We were having one of our community celebrations at Neahkahnie House. Both houses were gathered and I had brought my keyboard to sing a song or two, including one that I wrote for L’Arche. At some point I looked up from my singing and my eyes met with Ben’s. He was smiling the most beatific smile, unabashedly enjoying the music, like he’d just received the best news he’d ever had in his life. The effect on me was profound. I’ll never forget it.
The other day, I participated in evening prayer with Tamara, Marilyn, and Joni. Joni sat next to me and held my hand during the whole thing. When Tamara asked Joni what her “rose” (something good that happened to her) was today, Joni, who is non-verbal, pointed to me.
When one of the core members appreciates me like that, it penetrates to my soul. I want to say, “No, no, I don’t deserve this, I’m not around enough, I’m just an occasional visitor.” I worked in the L’Arche office for 10 years and attended dozens of celebrations and events, but I never lived in one of the homes. But even now that I’ve haven’t worked there in several years, and only occasionally pop in with a casserole, Joni, Marilyn, Adam, Erin, Ben, and the others still treat me like family.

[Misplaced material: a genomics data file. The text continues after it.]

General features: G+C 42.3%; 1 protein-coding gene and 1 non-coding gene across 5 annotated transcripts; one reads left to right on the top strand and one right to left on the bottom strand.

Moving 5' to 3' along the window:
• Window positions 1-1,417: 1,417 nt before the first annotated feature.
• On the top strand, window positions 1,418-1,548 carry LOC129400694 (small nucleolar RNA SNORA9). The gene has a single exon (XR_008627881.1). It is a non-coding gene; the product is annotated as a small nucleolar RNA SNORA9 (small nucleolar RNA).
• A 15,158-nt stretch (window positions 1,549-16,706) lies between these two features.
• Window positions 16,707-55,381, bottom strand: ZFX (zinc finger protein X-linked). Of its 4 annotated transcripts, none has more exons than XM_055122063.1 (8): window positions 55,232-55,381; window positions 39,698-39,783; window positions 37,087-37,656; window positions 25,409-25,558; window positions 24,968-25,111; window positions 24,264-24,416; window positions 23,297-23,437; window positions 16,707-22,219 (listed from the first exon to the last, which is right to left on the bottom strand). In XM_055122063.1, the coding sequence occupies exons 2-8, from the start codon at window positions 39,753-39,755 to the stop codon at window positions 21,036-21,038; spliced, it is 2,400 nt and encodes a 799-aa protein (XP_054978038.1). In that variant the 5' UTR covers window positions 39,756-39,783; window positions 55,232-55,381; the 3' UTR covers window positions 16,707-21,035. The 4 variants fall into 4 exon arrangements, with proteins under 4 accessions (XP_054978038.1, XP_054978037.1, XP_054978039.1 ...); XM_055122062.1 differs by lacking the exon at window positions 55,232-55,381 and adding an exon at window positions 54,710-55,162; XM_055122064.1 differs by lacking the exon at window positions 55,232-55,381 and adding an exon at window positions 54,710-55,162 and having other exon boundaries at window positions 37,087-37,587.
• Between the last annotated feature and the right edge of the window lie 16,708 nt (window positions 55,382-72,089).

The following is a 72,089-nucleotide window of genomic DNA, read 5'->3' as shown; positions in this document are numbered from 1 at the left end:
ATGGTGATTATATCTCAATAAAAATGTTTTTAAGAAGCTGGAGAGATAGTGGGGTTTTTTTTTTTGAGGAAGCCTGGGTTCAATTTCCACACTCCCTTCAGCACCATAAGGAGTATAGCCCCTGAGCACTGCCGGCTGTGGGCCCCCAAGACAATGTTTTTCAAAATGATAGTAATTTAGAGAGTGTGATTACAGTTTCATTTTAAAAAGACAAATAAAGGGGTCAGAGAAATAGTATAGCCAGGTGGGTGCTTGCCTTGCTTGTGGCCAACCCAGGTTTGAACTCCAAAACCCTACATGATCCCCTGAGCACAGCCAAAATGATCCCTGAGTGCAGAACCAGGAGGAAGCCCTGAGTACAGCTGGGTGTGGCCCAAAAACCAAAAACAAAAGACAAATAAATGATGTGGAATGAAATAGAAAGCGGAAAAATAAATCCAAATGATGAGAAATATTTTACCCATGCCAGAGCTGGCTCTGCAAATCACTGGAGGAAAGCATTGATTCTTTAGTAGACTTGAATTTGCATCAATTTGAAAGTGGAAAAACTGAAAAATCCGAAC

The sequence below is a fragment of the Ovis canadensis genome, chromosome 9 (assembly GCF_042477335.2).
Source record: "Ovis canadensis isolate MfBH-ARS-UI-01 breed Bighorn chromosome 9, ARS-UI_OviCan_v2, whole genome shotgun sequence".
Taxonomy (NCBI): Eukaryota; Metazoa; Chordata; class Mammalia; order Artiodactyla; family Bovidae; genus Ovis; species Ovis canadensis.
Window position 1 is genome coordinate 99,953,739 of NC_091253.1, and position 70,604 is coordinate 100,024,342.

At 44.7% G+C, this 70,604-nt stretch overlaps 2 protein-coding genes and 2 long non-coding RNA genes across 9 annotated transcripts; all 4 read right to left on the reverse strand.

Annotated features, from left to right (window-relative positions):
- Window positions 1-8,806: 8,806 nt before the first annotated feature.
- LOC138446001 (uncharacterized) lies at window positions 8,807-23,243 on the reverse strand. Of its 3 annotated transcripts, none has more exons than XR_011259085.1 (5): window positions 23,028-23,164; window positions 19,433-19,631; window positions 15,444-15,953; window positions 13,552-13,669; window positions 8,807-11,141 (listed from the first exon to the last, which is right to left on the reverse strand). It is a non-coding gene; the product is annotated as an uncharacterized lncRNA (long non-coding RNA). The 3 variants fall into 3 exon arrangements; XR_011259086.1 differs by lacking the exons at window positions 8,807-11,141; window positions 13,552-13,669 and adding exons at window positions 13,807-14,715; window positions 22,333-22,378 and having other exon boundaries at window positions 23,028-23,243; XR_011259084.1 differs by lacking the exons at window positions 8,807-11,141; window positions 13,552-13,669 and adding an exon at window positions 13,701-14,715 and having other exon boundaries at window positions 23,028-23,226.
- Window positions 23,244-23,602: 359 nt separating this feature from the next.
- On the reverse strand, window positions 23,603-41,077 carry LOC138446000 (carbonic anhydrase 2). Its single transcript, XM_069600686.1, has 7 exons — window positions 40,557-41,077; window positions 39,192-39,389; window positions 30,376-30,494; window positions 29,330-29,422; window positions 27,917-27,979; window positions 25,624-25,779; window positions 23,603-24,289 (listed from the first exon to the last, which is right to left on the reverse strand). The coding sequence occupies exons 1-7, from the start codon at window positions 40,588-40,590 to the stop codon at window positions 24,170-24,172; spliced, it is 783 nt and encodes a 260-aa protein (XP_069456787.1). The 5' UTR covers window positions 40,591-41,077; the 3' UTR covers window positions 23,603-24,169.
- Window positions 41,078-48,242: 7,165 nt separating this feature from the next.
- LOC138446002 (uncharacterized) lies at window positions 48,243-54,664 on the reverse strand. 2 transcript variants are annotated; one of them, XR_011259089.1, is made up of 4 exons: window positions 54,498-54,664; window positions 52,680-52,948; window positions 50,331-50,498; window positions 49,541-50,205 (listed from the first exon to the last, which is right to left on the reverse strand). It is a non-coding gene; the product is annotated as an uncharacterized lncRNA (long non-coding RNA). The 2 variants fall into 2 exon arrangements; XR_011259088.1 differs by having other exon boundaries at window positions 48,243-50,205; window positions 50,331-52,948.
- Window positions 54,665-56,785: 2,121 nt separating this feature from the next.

It does something to you, to be loved like that. Most of us so-called “normal” people don’t allow ourselves to be vulnerable to other people unless we’ve gotten to know them very well. We don’t show our whole selves to people we don’t know. We don’t unabashedly show our gratitude for their presence. We don’t openly show that we are thrilled by their giftedness. We don’t walk up to them for no particular reason and give them a hug.
If we did let ourselves do that sort of thing, we might be rejected. We might be thought strange or unstrung. Our appreciation might not be returned. But when you’re given love like this, it opens you up. It gives you permission to return it. You can almost feel the emotional muscles aching from underuse. It demands that you let the wall down, and feel, and show your feelings. This is especially adventurous for an introvert like me.
But when you allow yourself to be vulnerable like that, to love spontaneously, to feel unabashedly, it makes you stronger. It gives you the strength to show your feelings a little more spontaneously the next time, or to another stranger. It gives you the strength to reach out, and to be affected. You grow as a person. You become a little more fully alive. It happened to me at L’Arche and I only worked in the office.
Doug Westberg worked in the L'Arche Portland (then L'Arche Nehalem) office from 1999-2009. He has continued to be engaged with the L'Arche Portland community as a volunteer, bringing dinner to Nehalem House once a month and offering his gifts of music and friendship in many other ways.